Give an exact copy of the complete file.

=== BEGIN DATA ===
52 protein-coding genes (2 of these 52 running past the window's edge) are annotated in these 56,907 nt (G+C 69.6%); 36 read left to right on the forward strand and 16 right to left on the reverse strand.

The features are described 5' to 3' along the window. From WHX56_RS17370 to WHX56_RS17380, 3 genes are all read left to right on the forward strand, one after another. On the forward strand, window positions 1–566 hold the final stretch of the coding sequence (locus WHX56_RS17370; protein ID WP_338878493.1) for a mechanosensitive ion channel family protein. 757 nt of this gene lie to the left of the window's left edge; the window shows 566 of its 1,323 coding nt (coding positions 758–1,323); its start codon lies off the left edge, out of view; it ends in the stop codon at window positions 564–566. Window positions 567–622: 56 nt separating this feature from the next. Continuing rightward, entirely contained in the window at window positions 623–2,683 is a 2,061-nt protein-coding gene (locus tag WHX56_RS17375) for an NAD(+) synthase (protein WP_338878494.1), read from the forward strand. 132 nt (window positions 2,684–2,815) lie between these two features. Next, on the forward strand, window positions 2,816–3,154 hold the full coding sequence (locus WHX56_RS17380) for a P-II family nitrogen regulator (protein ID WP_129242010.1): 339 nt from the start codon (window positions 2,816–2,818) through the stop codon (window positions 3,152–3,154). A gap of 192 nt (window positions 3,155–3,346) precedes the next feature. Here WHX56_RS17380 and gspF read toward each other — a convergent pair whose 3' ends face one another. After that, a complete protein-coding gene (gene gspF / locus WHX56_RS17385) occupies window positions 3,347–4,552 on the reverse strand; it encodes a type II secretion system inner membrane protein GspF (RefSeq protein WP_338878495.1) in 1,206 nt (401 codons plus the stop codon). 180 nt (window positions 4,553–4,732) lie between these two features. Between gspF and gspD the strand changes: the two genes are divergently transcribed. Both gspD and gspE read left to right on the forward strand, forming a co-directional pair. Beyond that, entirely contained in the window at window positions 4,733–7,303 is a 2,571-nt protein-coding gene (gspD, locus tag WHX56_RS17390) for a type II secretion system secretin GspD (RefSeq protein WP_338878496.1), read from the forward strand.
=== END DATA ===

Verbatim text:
52 protein-coding genes (2 of these 52 running past the window's edge) are annotated in these 56,907 nt (G+C 69.6%); 36 read left to right on the forward strand and 16 right to left on the reverse strand.

The features are described 5' to 3' along the window. From WHX56_RS17370 to WHX56_RS17380, 3 genes are all read left to right on the forward strand, one after another. On the forward strand, window positions 1–566 hold the final stretch of the coding sequence (locus WHX56_RS17370; protein ID WP_338878493.1) for a mechanosensitive ion channel family protein. 757 nt of this gene lie to the left of the window's left edge; the window shows 566 of its 1,323 coding nt (coding positions 758–1,323); its start codon lies off the left edge, out of view; it ends in the stop codon at window positions 564–566. Window positions 567–622: 56 nt separating this feature from the next. Continuing rightward, entirely contained in the window at window positions 623–2,683 is a 2,061-nt protein-coding gene (locus tag WHX56_RS17375) for an NAD(+) synthase (protein WP_338878494.1), read from the forward strand. 132 nt (window positions 2,684–2,815) lie between these two features. Next, on the forward strand, window positions 2,816–3,154 hold the full coding sequence (locus WHX56_RS17380) for a P-II family nitrogen regulator (protein ID WP_129242010.1): 339 nt from the start codon (window positions 2,816–2,818) through the stop codon (window positions 3,152–3,154). A gap of 192 nt (window positions 3,155–3,346) precedes the next feature. Here WHX56_RS17380 and gspF read toward each other — a convergent pair whose 3' ends face one another. After that, a complete protein-coding gene (gene gspF / locus WHX56_RS17385) occupies window positions 3,347–4,552 on the reverse strand; it encodes a type II secretion system inner membrane protein GspF (RefSeq protein WP_338878495.1) in 1,206 nt (401 codons plus the stop codon). 180 nt (window positions 4,553–4,732) lie between these two features. Between gspF and gspD the strand changes: the two genes are divergently transcribed. Both gspD and gspE read left to right on the forward strand, forming a co-directional pair. Beyond that, entirely contained in the window at window positions 4,733–7,303 is a 2,571-nt protein-coding gene (gspD, locus tag WHX56_RS17390) for a type II secretion system secretin GspD (RefSeq protein WP_338878496.1), read from the forward strand.